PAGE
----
Spelt waffles offered at Bana. Ofer Kor

Vegan and Excellent: The Brunch at Bana in Tel Aviv Is the Surprise of the Season

After gorging on a wave of absolutely decadent brunches around the city, we happened upon Bana and found that one of the city’s best brunches happens to vegan



Tel Aviv’s Bana restaurant opened less than two years ago and quickly became one of the most talked about vegan establishments in the city. The light and pleasant space, the quiet courtyard behind the restaurant and particularly the natural offerings centered around a range of fresh vegetables, fruit and herbs have turned Bana into a real favorite of vegans. As a result of its proximity to Rothschild Blvd. and boutique hotels in the area, it has also gradually become a favorite for a considerable number of foreign tourists, who can be seen taking pictures of the food for Instagram.

Following a gluttonous wave of decadent brunches around the city, I happened upon Bana by chance, and it was the surprise of the season. For weeks now, I have been in search of the Tel Aviv area’s best breakfast establishments, but I stumbled upon Bana by chance. The restaurant just started serving weekend brunch, and without too much exaggeration, it looks like a real hit.

>> 11 Tel Aviv breakfast spots worth waking up for

Ofer Kod

And it’s also worth telling those of us who are not vegan that Bana offers a breakfast that will please everyone, even finicky children. This is a stop for anyone seeking to do a little good for their bodies, with a weekend breakfast of spelt, full-flavored vegetables and even sinfully sweet offerings.

The inaugural brunch menu, which apparently could be subject to change, begins with a tray of starters at 48 shekels ($12) that includes thick sourdough spelt bread that is full of grains and seeds. It comes with portions of tahini and sweet, deep-roasted tomato, the juices of which have been baked in. There is outstanding tzatziki featuring tiny cubes of crispy cucumber, lettuce, shaved carrots in vinaigrette, flavorful charred beets, potato salad with white horseradish and chives, roasted eggplant salad and olives.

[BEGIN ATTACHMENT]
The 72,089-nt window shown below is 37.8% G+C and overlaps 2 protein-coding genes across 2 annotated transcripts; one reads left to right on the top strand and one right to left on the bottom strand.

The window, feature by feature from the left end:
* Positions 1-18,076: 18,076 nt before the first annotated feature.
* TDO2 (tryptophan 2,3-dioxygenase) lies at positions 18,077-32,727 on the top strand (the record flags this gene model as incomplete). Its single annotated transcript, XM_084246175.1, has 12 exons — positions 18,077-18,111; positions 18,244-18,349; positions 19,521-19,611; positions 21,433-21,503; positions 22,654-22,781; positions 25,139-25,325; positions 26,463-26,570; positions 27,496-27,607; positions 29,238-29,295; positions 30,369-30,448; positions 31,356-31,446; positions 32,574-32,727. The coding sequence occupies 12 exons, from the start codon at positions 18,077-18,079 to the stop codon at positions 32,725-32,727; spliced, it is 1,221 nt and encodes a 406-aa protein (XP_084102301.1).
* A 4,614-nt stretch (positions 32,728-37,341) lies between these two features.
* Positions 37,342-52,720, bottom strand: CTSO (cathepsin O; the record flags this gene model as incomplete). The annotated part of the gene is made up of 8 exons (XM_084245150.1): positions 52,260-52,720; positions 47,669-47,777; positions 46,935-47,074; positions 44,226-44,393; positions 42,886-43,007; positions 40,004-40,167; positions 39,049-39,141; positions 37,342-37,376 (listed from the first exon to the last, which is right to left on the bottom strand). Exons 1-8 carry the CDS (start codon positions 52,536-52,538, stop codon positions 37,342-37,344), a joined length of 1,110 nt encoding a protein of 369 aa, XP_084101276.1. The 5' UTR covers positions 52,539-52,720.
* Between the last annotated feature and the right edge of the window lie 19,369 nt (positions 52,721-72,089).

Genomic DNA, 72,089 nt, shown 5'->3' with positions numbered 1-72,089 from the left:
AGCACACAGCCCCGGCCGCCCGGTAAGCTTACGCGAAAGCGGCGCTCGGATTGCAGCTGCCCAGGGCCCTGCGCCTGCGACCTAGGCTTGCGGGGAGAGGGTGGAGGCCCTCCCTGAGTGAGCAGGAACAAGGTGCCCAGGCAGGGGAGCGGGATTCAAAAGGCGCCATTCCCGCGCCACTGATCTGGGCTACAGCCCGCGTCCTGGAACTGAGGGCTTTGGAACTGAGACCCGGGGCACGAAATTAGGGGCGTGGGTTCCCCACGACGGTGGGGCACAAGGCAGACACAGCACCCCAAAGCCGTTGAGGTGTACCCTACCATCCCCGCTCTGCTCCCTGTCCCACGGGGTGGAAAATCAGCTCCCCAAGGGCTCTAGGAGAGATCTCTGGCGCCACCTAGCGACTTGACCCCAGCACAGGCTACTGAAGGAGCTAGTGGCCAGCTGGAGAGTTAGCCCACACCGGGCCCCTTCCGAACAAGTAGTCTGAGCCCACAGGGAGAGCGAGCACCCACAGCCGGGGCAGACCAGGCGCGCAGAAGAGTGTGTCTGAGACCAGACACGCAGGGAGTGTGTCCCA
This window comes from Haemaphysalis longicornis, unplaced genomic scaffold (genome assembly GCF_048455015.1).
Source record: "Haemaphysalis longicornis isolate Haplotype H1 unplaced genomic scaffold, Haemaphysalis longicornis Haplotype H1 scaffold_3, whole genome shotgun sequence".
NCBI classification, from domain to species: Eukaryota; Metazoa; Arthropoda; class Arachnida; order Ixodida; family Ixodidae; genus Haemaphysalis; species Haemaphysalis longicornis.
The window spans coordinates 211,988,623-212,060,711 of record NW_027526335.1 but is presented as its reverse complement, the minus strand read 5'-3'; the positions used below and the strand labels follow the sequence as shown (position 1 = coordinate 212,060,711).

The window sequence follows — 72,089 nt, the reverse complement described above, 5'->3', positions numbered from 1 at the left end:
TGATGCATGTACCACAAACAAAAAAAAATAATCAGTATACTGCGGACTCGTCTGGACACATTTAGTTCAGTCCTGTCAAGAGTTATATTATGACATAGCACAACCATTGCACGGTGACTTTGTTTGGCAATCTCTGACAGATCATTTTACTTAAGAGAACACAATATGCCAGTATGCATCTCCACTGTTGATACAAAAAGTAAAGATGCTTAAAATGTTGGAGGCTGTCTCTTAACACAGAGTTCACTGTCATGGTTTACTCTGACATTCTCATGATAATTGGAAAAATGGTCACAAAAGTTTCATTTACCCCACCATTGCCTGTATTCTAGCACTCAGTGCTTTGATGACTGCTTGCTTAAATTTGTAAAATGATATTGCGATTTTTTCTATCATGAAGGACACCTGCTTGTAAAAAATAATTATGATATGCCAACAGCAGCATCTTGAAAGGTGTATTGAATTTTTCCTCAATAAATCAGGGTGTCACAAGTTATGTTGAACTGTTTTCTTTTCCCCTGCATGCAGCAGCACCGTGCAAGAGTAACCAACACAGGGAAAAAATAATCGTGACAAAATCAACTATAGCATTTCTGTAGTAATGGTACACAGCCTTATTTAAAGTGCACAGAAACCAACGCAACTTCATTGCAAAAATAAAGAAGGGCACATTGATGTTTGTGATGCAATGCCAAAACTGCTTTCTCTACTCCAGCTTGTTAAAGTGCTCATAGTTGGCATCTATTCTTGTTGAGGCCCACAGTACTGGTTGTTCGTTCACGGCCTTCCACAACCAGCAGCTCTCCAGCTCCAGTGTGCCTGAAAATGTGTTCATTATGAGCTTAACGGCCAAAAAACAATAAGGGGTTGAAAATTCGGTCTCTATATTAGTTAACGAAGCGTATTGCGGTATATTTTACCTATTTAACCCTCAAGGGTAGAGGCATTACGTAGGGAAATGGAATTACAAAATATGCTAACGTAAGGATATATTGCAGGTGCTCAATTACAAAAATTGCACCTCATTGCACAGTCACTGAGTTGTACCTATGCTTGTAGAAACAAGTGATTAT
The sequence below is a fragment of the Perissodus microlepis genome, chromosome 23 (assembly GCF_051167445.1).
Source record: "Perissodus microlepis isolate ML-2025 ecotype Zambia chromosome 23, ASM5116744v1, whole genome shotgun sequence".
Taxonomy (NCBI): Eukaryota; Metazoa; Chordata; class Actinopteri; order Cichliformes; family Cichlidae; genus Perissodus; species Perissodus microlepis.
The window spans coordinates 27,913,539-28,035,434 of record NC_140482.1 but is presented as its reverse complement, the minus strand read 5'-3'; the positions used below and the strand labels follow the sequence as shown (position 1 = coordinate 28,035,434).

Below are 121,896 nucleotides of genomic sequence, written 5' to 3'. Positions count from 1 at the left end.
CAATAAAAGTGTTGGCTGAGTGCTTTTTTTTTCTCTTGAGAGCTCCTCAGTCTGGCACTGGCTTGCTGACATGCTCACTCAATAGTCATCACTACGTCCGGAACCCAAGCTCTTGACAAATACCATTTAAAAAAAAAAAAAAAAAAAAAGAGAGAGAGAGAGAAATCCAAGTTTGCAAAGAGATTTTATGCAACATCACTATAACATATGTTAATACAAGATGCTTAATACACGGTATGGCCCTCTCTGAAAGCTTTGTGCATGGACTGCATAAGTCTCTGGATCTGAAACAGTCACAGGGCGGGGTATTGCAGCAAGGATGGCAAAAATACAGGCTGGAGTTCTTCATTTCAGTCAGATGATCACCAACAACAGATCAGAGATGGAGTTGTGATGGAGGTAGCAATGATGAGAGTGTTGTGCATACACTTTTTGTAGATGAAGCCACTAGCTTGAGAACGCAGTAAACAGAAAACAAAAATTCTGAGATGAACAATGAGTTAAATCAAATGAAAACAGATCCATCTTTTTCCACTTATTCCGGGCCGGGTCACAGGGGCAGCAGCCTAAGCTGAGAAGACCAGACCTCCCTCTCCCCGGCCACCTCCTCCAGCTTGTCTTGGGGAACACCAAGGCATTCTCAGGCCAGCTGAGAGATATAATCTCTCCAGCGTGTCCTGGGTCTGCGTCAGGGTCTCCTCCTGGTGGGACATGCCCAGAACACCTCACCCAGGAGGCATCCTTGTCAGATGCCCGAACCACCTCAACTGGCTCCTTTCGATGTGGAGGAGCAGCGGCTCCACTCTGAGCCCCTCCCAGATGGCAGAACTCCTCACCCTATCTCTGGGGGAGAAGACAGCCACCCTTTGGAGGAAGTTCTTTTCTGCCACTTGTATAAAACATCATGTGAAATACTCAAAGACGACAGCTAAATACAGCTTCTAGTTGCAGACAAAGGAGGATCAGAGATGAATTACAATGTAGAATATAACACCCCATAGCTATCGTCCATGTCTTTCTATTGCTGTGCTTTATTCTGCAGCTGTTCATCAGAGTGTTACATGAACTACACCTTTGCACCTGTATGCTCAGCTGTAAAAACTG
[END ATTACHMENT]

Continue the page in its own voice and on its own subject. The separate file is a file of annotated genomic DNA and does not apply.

The starters manage to whet the appetite but also to establish the diner’s trust in the chef. We chose to continue with a dark and satisfying sour spelt pastry filled with spinach and leek on mint tzatziki (45 shekels). The generous portion of flavorful spinach and leek was steamed and then roasted.

Ofer Kod

A large spelt bruschetta topped with garlic confit, grilled avocado slices, wild mushrooms and baked onion (44 shekels) was another rather full-flavored, satisfying item. I am personally not a fan of the new trend to abuse avocado at overly high temperatures, but in this instance, the singeing only improved the dish and complemented its otherwise already smoky, complex flavor.

Ofer Kod

In passing, it was nice to discover that the cocktails at a vegan restaurant could be the real thing. They were clean-tasting rather successful natural drinks that were free of sugar or concentrates. There was, for example, a cucumber ginger gin, a pineapple mojito and even a white anise with ouzo, almond milk and mint.

For dessert, there was a particularly airy pancake made of bananas and oatmeal that arrived at the table. Between the layers, there was a marvelous white wine cooked pear and toffee sauce. It was sweetened, but not overly so, with agave. It’s a wonderful and satisfying menu item the sweetness of which is reinforced by roasted hazelnuts and natural bits of cocoa (35 shekels). The Diemme coffee cappuccino here is made with rice and almond milk and is served with a huge dense and very sweet chocolate cookie.

Beyond what we actually tried, the brunch menu also features items such as a crispy selection of apple, fennel, cucumber, zucchini, lettuce and celery in a horseradish tahini sauce (45 shekels), a spelt waffle with roasted mushrooms, cashew cream and nutmeg and walnuts (48 shekels), and a cashew quiche with zucchini that is served with a small salad of tomatoes, roquette, radishes and olives (45 shekels). There is also hash browns with aioli and lemon zest (38 shekels), a Bana toast of peanut butter, jam, roasted bananas and cocoa nibs (32 shekels) and sweet items such as citrus banana cake (24 shekels), verbena panna cotta, strawberry jam and peanuts (36 shekels) and chocolate-covered cashew ice cream cubes (24 shekels). It’s also worth noting that the morning cocktails, including a Kir Royale, a mimosa and a Campari spritz, are available for just 19 shekels.

All told, what we have found here was one of the best breakfasts in Tel Aviv, and it just incidentally happens to be vegan.

Bana. Friday and Saturday brunch from 10 A.M. to 1:30 P.M. 36 Nachmani Street, Tel Aviv.

Ofer Kod

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